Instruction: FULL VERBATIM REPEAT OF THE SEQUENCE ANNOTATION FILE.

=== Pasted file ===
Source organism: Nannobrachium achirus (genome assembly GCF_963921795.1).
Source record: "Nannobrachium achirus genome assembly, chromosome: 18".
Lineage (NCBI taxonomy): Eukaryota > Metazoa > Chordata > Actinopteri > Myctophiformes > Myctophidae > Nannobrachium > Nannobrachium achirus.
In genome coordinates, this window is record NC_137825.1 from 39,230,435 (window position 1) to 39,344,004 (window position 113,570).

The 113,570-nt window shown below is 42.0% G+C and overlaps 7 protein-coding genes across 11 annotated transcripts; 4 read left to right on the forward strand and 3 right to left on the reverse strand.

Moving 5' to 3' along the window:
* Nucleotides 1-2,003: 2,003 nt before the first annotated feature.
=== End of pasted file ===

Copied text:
Source organism: Nannobrachium achirus (genome assembly GCF_963921795.1).
Source record: "Nannobrachium achirus genome assembly, chromosome: 18".
Lineage (NCBI taxonomy): Eukaryota > Metazoa > Chordata > Actinopteri > Myctophiformes > Myctophidae > Nannobrachium > Nannobrachium achirus.
In genome coordinates, this window is record NC_137825.1 from 39,230,435 (window position 1) to 39,344,004 (window position 113,570).

The 113,570-nt window shown below is 42.0% G+C and overlaps 7 protein-coding genes across 11 annotated transcripts; 4 read left to right on the forward strand and 3 right to left on the reverse strand.

Moving 5' to 3' along the window:
* Nucleotides 1-2,003: 2,003 nt before the first annotated feature.